Monday, October 23, 2017
23. I interrupt this series to practice what I preach.
I am sitting at a terminal in my beloved second home, the public library. It’s seven p.m. on a Monday night. I’ve worked all day, done the grocery shopping, and now it’s time to write.
Life hasn’t stopped being stressful, but I’d adjusted to the ever-present stresses and things were moving along swimmingly. And then the past couple months got bumpy. The bumps didn’t feel like speed bumps. They were the kind that seemed to cause my stress and anxiety to accelerate.
Then on Saturday, with six blog posts planned out, but not yet written, my four-year-old laptop’s charging port stopped working. I knew it was losing juice on Friday morning when the screen displayed: "The battery level is very low. Plug in the computer." The problem was the laptop WAS PLUGGED IN.
I ran downstairs. I grabbed my flash drive and ran back up the stairs. I went into the office where I store my external hard drive and went to town backing up files and photos I should have been backing up all along.
“Mom, have you saved Astrid?” Cadence’s first thought was of my book. And her question reminded me that while I did have it backed up, I hadn’t backed it up since working on it two weekends ago. With a calm determination, I breathed deeply and kept copying files. Gratefully, the laptop still had power after I’d completed the back up.
I’m annoyed that I’ve got to buy a new computer. I’m annoyed that I didn’t have all 31 posts written ahead. I’m annoyed by the inconvenience of having to make trips to the library to do my writing.
But actually more than anything, I’m grateful. I'm grateful that I had time to save all my stuff. Not having a computer at the ready means I have to be creative with my time management. And this: I’ve learned how to schedule my posts for the next few days. This was a feature I hadn’t employed before, but necessity demanded I figure it out, and put it to use, which may potentially ease the need to go to the library every day for the rest of the month.
The biggest thing I am grateful for? The test of whether I can take it easy with myself and my expectations when life doesn’t go as planned. Do I mean it when I write about being gentle with myself? Do my actions match my words?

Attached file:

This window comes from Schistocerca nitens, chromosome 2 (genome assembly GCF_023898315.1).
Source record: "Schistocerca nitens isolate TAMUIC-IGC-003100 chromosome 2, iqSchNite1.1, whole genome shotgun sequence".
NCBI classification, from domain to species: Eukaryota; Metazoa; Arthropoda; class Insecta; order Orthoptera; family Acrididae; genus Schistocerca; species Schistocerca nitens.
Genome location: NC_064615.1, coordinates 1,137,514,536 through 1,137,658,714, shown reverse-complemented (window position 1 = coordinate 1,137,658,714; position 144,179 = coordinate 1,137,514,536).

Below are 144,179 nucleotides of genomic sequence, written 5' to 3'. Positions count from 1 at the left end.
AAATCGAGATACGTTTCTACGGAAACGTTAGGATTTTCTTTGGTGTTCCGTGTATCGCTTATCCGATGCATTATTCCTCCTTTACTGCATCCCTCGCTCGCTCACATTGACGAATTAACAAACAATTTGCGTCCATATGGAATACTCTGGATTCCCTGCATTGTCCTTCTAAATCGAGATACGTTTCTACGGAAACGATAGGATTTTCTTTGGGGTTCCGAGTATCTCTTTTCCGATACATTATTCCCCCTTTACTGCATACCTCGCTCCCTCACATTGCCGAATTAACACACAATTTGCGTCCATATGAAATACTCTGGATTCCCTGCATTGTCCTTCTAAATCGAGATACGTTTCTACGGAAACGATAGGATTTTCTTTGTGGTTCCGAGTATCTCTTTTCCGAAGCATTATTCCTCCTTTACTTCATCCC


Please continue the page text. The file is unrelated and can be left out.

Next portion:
This computer mess is giving me the opportunity to prove to myself that I really do. As a 31Days participant, I am part of a network of writers who cheer each other on for the month as we write and publish our posts and read each other’s words. I have often observed how hard on themselves these women are when they find themselves a day off their schedule, or they come down with a cold, or life simply gets in the way of the writing. For the past two years, I’ve cheered them on. I’ve reminded them that there are no real rules to this challenge. Writing and publishing for 31 days is a guideline. The world won’t come to an end if a day gets skipped or they have to finish the series after October 31.
Having my computer malfunction before the series ended presents an opportunity to tell myself the things above that I’ve shared with other writers. Am I listening? Do I believe my own words? Am I giving myself a break?
The answer is yes. A resounding yes. As I have said in the past, it will not matter in a week or a year on what day the series is completed. What’s most important is that a body of work will exist after a strenuous period of contemplation, writing, and publishing. That is where I am concentrating my focus, and I believe it wholeheartedly. I know these circumstances would have knocked me sideways two years ago. I appreciate the self-care I am offering myself in real time. I call that progress.